Assessing Clinical Laboratory Quality: A College of American Pathologists Q-Probes Study of Prothrombin Time INR Structures, Processes, and Outcomes in 98 Laboratories
Howanitz PJ, Darcy TP, Meier FA, and Bashleben CP. Assessing clinical laboratory quality: A college of american pathologists q-probes study of prothrombin time inr structures, processes, and outcomes in 98 laboratories. Arch Pathol Lab Med 2015; 139(9):1108-1114.
Archives of pathology & laboratory medicine
CONTEXT: The anticoagulant warfarin has been identified as the second most frequent drug responsible for serious, disabling, and fatal adverse drug events in the United States, and its effect on blood coagulation is monitored by the laboratory test called international normalized ratio (INR).
OBJECTIVE: To determine the presence of INR policies and procedures, INR practices, and completeness and timeliness of reporting critical INR results in participants' clinical laboratories.
DESIGN: Participants reviewed their INR policies and procedure requirements, identified their practices by using a questionnaire, and studied completeness of documentation and timeliness of reporting critical value INR results for outpatients and emergency department patients.
RESULTS: In 98 participating institutions, the 5 required policies and procedures were in place in 93% to 99% of clinical laboratories. Fifteen options for the allowable variations among duplicate results from different analyzers, 12 different timeliness goals for reporting critical values, and 18 unique critical value limits were used by participants. All required documentation elements were present in 94.8% of 192 reviewed INR validation reports. Critical value INR results were reported within the time frame established by the laboratory for 93.4% of 2604 results, but 1.0% of results were not reported. Although the median laboratories successfully communicated all critical results within their established time frames and had all the required validation elements based in their 2 most recent INR calculations, those participants at the lowest 10th percentile were successful in 80.0% and 85.7% of these requirements, respectively.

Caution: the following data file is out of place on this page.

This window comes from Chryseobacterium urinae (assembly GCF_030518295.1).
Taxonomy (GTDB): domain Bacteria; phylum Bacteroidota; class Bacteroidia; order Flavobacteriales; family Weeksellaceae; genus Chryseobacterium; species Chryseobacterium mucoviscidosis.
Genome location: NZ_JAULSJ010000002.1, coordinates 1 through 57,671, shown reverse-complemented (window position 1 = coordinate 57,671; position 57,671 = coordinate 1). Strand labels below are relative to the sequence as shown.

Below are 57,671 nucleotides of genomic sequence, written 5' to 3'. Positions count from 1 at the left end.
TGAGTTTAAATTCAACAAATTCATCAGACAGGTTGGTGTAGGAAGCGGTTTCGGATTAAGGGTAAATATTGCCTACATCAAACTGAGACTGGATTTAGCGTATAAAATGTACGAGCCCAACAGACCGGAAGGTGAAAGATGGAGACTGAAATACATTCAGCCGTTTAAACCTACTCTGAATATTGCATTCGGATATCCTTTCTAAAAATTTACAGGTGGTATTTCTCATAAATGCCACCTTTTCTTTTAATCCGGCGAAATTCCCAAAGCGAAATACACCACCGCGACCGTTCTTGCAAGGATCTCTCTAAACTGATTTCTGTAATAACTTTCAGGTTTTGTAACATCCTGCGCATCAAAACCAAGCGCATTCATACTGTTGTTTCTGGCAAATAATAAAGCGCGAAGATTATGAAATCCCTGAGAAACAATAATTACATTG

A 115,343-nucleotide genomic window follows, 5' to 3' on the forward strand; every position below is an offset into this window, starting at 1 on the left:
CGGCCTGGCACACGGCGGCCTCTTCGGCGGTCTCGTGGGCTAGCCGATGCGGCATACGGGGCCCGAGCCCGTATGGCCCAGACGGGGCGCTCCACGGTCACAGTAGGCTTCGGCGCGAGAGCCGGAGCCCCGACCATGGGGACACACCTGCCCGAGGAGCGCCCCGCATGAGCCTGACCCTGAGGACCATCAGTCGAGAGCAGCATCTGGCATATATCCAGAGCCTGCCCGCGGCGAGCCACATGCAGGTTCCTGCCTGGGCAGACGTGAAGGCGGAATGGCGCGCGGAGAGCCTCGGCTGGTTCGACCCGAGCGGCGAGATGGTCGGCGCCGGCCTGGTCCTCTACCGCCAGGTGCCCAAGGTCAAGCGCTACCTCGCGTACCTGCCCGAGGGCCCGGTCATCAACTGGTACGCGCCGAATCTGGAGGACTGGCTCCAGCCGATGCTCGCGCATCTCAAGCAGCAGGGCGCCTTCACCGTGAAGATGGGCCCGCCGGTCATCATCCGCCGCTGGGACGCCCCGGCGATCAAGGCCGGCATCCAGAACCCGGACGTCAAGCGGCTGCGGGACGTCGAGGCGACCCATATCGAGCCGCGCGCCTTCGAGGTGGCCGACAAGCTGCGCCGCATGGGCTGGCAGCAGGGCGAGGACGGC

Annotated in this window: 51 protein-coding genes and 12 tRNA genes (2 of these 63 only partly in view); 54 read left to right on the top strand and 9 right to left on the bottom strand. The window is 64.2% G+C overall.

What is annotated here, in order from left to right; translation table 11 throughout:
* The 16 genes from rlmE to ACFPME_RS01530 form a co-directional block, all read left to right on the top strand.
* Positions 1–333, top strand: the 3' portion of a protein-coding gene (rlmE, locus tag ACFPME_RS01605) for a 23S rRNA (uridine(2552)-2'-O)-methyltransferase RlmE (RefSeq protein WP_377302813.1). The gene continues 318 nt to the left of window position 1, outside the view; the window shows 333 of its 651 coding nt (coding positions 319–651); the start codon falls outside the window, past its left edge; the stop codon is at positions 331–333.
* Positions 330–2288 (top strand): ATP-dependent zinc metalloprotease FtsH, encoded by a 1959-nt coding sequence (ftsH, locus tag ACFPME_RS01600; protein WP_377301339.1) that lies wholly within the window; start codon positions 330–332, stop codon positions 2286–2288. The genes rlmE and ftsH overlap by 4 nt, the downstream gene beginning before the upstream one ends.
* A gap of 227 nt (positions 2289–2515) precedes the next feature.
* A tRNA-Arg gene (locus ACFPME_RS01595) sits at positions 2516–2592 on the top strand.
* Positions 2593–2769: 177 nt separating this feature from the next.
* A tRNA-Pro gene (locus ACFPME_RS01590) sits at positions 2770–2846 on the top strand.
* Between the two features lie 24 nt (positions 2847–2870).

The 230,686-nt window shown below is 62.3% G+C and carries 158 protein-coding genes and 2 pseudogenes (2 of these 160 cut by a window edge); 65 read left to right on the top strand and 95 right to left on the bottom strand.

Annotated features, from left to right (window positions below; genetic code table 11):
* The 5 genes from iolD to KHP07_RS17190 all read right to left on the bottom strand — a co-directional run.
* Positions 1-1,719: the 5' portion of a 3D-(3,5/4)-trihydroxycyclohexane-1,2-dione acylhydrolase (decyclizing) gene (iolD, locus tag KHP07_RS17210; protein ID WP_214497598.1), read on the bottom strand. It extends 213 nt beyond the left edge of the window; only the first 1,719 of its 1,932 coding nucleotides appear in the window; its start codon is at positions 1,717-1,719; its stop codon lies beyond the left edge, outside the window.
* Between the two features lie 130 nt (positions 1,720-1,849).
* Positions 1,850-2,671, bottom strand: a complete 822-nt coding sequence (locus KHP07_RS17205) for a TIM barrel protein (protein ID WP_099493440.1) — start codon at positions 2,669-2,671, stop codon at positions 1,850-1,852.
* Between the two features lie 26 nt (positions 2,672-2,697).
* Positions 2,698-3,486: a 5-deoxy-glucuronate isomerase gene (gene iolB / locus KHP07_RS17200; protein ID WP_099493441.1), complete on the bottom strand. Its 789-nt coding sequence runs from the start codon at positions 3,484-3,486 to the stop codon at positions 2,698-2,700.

CONCLUSIONS: Significant opportunities exist for adherence to INR procedural requirements and for practice patterns and timeliness goals for INR critical results' reporting.
Medical Subject Headings
Anticoagulants; Clinical Laboratory Services; Humans; International Normalized Ratio; Laboratories; Laboratory Proficiency Testing; Pathology, Clinical; Prothrombin Time; Quality Control; Reference Standards; Societies, Medical; United States; Warfarin